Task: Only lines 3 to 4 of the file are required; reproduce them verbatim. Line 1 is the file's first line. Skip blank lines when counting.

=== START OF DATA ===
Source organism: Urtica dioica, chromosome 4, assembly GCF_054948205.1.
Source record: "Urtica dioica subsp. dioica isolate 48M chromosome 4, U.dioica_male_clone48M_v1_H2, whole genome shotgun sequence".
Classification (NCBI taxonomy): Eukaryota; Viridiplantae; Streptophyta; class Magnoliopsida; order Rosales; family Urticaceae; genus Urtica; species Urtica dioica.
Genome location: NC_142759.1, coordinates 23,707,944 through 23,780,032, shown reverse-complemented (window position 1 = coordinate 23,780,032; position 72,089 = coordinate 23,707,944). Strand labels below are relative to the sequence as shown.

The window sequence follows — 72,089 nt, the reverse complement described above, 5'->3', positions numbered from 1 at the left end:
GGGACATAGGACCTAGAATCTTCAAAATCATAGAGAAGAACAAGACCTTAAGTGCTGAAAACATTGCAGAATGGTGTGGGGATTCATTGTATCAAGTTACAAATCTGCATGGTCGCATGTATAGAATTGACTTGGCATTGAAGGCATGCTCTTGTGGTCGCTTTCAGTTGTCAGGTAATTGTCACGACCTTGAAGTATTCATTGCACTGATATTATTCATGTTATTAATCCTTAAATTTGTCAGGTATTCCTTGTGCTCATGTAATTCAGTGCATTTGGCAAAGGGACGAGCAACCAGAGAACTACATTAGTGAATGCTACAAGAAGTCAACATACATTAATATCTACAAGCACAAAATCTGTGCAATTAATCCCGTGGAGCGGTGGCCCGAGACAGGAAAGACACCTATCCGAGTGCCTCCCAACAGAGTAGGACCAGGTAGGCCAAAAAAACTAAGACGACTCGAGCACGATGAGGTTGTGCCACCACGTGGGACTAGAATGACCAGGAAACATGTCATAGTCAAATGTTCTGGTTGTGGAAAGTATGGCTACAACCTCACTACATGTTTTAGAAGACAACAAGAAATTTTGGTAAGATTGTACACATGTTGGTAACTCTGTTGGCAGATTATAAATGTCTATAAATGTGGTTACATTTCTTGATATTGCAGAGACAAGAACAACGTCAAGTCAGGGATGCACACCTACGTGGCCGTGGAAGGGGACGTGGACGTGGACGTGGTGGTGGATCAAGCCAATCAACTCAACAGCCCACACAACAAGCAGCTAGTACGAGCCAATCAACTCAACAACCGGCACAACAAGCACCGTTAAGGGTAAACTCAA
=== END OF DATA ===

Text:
Classification (NCBI taxonomy): Eukaryota; Viridiplantae; Streptophyta; class Magnoliopsida; order Rosales; family Urticaceae; genus Urtica; species Urtica dioica.
Genome location: NC_142759.1, coordinates 23,707,944 through 23,780,032, shown reverse-complemented (window position 1 = coordinate 23,780,032; position 72,089 = coordinate 23,707,944). Strand labels below are relative to the sequence as shown.